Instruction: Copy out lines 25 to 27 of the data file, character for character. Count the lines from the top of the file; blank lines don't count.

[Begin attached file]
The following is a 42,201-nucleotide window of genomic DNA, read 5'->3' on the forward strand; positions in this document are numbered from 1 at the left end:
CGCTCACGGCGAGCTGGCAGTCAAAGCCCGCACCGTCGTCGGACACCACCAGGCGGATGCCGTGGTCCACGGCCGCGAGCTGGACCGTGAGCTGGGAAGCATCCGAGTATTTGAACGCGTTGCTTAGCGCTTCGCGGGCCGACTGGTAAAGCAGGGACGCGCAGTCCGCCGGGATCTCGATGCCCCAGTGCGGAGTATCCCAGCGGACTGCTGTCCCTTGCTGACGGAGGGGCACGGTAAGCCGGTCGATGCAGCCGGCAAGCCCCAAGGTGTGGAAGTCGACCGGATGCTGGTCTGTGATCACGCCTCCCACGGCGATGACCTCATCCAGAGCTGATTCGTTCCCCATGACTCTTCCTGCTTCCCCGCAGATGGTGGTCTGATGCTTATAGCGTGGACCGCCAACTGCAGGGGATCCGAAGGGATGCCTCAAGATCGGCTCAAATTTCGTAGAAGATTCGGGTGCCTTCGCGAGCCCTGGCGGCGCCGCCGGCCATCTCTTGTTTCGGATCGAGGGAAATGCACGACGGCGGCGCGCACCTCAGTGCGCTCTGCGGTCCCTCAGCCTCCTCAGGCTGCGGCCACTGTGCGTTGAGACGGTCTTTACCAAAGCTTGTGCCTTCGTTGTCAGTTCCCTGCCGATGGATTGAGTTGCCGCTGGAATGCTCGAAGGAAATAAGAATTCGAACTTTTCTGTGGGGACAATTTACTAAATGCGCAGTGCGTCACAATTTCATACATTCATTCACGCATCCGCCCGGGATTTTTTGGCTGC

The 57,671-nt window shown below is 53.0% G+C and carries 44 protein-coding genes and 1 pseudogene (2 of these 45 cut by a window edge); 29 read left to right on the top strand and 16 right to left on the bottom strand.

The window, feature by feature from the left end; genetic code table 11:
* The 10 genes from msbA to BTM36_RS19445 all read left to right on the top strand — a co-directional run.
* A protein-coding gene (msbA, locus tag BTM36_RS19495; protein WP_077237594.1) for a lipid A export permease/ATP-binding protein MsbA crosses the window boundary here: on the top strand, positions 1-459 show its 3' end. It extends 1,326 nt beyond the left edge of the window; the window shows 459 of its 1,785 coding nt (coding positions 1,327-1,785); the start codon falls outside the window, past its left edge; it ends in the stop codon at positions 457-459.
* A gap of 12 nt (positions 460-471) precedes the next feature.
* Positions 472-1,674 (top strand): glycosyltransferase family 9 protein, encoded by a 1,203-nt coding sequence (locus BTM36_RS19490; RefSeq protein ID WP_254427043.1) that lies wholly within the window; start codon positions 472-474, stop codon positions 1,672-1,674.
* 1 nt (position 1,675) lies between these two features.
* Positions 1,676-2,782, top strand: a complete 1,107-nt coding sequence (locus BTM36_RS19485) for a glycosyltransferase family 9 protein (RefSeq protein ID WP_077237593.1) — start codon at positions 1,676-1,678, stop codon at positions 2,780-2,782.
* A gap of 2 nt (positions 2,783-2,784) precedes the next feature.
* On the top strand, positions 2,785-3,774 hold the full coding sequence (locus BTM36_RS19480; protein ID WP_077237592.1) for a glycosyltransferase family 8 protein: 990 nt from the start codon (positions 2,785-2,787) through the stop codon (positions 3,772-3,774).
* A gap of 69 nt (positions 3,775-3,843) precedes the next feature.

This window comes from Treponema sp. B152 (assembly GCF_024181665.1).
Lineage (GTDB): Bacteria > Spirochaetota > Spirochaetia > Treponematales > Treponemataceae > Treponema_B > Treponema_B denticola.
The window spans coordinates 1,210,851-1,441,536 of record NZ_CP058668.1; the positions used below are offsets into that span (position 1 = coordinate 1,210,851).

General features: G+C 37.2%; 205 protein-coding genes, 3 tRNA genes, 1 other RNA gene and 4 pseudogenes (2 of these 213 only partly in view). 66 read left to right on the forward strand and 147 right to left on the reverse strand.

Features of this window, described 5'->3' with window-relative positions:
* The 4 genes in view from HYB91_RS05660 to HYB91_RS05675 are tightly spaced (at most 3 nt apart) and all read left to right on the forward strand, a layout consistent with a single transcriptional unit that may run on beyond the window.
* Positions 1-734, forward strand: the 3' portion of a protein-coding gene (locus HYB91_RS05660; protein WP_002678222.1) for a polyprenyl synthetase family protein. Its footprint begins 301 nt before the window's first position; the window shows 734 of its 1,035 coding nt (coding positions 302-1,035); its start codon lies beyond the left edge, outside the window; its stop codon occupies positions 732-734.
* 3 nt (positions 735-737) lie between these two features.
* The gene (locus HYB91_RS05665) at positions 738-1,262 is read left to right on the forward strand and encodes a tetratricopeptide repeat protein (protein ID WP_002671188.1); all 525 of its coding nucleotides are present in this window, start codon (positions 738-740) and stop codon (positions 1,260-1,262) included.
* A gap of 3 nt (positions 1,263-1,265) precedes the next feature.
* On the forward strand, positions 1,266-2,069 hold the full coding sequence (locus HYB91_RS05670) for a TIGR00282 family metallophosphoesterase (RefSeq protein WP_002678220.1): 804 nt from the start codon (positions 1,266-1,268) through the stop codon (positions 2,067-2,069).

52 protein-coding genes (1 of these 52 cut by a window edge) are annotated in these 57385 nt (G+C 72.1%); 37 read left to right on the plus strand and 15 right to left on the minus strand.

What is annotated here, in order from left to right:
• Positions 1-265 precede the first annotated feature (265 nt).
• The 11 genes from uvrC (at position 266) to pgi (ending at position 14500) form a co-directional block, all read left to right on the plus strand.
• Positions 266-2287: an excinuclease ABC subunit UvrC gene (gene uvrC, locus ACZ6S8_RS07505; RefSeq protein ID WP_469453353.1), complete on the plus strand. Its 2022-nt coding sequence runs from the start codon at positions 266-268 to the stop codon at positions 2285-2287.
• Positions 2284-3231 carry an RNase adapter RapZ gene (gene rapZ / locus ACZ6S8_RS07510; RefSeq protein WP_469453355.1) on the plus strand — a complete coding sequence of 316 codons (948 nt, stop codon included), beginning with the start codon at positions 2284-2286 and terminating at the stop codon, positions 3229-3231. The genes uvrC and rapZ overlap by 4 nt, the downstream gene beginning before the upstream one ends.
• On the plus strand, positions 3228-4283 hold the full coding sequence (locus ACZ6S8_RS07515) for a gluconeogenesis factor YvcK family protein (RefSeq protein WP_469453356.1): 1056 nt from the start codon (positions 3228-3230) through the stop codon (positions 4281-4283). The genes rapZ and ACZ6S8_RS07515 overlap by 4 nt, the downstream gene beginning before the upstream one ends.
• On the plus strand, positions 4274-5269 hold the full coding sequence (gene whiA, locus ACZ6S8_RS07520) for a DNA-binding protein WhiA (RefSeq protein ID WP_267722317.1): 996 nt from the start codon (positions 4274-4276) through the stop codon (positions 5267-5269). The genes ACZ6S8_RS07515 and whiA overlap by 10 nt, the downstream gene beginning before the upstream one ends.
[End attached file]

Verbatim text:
52 protein-coding genes (1 of these 52 cut by a window edge) are annotated in these 57385 nt (G+C 72.1%); 37 read left to right on the plus strand and 15 right to left on the minus strand.

What is annotated here, in order from left to right:
• Positions 1-265 precede the first annotated feature (265 nt).